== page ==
Believe it or not, yoga hasn’t always been about perfectly toned buns and sparkly outer space leggings: The practice has only recently been connected to materialistic culture and image. In the late 1800s, yoga began appearing in English literature, but it has roots dating back to around 3000 B.C.E.
Originally, yoga developed under the guidance of vedic priests and mystic seers called Brahmans. The central motifs were Karma Yoga, Wisdom Yoga, and the yoga of devotion. These days, after the shifting and reshaping of ancient traditions, This $80 billion industry often focuses more on having the right gear and less about an inner journey. And while we like a little Lululemon just as much as the next practitioner, the modern mode of buying, selling, and consuming yoga can actually reinforce body issues and shame instead of helping you heal from the inside out.
So how do you know when your practice is doing more harm than good? We pulled together some quick questions to ask yourself. Hopefully, you’re already on the right track. If you’re not, maybe it’s time to consider the following and adjust the way you use yoga…
1. You feel obligated to practice and guilty if you don’t.
Don’t get us wrong here: Dedication is a vital part of caring for yourself. However, when you create a necessity —an urgency—or harbor feelings of guilt and shame for missing yoga classes, you’re punishing yourself. There is no yoga god marking you absent and therefore unworthy of your unlimited studio membership. When you think “but I have to go to yoga!” also remember that you have to take care of your needs. Some days that means going to yoga, some days that means making a carefully cooked meal for yourself, or grabbing drinks with friends. Ask yourself: What do I feel right now? What do I need right now? You can’t write the answers ahead of time. Human feelings don’t run on a schedule.
2. You use yoga to justify “ bad” behaviors.
Ever eat a huge meal, lay on your back watching Netflix and slowly eating Doritos, and then think to yourself “this is okay because I’m going to go to yoga tomorrow”? Do you ever engage in behaviors that you feel aren’t ideal and then balance them out with the act of doing yoga? Using yoga to purge after any sort of binge can be dangerous: It falls into the realm of compulsive exercise or binge eating disorder. When a person is suffering from compulsive fitness behaviors, they might use the exercise to lessen the guilt of binging. The exercise grants them permission to eat, and to gain back a “sense of control, power, and self-respect”. If you weigh your cheesecake bites by how many yoga classes you will need to attend to “make up for it,” then you might want to rethink your habits.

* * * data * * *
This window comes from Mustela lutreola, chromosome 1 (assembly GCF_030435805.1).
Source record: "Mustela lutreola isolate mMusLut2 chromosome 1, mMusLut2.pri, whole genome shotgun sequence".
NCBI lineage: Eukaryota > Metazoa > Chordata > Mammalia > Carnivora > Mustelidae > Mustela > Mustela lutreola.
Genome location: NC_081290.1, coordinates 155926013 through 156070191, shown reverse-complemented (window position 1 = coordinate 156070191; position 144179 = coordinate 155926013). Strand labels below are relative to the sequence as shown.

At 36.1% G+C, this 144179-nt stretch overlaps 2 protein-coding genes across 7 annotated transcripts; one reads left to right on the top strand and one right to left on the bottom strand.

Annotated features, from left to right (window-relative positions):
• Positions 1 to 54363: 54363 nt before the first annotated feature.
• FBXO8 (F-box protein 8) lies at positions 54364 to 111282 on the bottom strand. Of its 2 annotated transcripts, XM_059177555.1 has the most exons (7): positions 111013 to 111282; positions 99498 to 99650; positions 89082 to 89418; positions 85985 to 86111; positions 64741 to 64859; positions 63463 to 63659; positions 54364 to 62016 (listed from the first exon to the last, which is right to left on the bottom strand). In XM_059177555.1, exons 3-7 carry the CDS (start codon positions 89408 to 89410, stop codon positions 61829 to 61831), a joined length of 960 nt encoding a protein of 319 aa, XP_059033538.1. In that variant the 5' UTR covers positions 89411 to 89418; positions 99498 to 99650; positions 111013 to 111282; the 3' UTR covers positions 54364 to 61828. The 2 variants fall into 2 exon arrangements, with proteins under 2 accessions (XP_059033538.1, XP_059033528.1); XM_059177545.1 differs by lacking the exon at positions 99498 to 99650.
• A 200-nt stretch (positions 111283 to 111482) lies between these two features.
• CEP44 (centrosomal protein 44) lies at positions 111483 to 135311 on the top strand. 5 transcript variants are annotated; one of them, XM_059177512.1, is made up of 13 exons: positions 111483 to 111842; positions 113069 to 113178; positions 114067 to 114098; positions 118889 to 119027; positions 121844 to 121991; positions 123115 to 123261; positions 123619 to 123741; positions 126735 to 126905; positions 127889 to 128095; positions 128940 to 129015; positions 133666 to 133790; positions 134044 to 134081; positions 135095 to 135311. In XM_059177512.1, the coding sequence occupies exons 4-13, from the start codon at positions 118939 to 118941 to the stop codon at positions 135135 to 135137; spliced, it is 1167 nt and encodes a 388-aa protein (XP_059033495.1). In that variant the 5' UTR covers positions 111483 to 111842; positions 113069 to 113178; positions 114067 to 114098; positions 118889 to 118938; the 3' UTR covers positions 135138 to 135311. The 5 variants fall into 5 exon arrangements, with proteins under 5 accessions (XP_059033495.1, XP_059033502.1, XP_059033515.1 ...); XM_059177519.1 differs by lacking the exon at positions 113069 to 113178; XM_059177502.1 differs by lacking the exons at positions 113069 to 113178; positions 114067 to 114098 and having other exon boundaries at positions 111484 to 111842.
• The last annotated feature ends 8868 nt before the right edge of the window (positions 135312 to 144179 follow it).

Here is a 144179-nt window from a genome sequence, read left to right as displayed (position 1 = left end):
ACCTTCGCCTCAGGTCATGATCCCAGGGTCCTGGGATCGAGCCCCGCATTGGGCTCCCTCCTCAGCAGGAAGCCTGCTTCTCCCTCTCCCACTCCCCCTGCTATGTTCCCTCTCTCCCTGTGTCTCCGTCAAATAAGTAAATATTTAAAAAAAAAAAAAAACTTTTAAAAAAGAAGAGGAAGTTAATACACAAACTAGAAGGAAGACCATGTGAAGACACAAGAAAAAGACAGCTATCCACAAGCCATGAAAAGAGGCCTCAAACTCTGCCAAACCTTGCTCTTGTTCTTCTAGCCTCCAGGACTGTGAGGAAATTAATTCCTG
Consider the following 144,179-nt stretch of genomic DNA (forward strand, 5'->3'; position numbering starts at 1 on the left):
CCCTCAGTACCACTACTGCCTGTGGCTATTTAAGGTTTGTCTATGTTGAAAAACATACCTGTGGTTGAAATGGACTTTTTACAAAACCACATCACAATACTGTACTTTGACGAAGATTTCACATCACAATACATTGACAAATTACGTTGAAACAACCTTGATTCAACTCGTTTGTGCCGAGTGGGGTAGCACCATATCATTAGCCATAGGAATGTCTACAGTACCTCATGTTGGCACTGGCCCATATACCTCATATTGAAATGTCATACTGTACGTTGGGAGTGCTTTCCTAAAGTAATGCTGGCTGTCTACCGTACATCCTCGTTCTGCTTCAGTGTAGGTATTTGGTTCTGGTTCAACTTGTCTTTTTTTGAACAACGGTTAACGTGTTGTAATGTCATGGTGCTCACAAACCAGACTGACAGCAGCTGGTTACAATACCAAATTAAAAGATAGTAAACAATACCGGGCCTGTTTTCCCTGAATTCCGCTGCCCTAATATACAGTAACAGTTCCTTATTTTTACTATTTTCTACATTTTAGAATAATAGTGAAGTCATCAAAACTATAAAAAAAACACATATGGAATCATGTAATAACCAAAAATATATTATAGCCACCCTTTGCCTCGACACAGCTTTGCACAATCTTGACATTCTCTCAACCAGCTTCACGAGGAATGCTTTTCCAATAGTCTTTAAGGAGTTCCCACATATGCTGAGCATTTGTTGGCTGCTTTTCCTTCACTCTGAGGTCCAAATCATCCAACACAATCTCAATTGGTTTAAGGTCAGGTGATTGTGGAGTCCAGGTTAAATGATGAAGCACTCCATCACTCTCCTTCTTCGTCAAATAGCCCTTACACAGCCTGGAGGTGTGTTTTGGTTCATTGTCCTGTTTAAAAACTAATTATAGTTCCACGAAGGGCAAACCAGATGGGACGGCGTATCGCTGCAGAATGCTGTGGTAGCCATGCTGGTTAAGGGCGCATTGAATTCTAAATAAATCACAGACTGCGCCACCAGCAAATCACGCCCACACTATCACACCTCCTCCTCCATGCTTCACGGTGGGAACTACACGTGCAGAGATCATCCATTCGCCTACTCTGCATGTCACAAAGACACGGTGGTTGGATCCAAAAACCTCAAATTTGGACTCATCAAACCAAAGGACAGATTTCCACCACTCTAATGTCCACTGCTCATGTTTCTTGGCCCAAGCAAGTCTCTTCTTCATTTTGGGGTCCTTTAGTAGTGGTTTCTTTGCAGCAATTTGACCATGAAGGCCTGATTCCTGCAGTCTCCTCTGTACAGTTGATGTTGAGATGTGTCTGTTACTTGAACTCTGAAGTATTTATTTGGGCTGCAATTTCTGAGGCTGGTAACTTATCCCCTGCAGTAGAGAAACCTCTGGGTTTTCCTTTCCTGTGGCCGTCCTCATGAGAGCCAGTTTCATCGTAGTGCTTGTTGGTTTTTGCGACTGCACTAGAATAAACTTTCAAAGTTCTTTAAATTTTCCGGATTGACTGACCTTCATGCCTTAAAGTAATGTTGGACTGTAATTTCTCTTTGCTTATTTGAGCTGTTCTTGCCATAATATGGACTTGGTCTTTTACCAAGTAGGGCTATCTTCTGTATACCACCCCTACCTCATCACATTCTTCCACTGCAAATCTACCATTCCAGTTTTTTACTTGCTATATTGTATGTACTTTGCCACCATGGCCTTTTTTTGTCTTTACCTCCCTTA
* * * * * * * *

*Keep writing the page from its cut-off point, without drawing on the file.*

3. You think one class a day isn’t enough.
We applaud your zest for yoga, but we need to ask you a few questions: Do you tend to take back-to-back classes, or attend yoga several times a day? Maybe your schedule is extremely open, more likely you’re avoiding friends, self care,y8 and other to-do’s by hitting the studio instead. Yogis can use yoga as a self-sabotage behavior. Using yoga to burn calories, fight off hunger, or repress emotional discomfort are warning signs, and if you’re seeing them in yourself or another yogi you love, it might be time to get to the root of the problem and take a break to deal with it.
4. You judge your own performance.
It’s important that we go to yoga to actively grow compassion for ourselves. But the industry of Western yoga bombards us with images that tell us the point of yoga is to have washboard abs and visible thigh gaps, along with perfectly symmetrical poses. Focusing on critical awareness of your body—how you should, ought, or need to do yoga—will lend to feeling bad or good about your practice. Try not to judge yourself that way. Work to form an awareness of the stories you associate with your body’s movement, but stay away from analyzing and making value claims about how good or bad your yoga is. It’s a practice, after all—not a perfect.
5. You restrict your eating habits.
At this point “juicing”, cleanses, and the practice of yoga have become fully intertwined. It wouldn’t be surprising if you walked into a local yoga studio, anywhere in America, to find yogis slurping green juice and showering themselves in chia seeds like it’s confetti. Restrictive diets are marketed to the Western world as ways for us to become cleaner, more whole, and less toxic. Sometimes we medicate our body shame with raw, paleo, gluten-free, and other fad diets. Food allergies and digestive issues are no doubt a real thing, but attempting to heal by going on a roller coaster of restrictions can be dangerous and nutritionally unsupportive. There is a huge difference between trying to nourish your body with foods and movement, and controlling your body by withholding resources. Orthorexia is effecting us at epidemic rates. It is the unhealthy obsession with otherwise healthy food.
Think you have identified something and need help? Check out these resources for additional support: National Eating Disorders Association, Eat Breathe Thrive Brooklyn, The Body Positive.
Image Via Urban Outfitters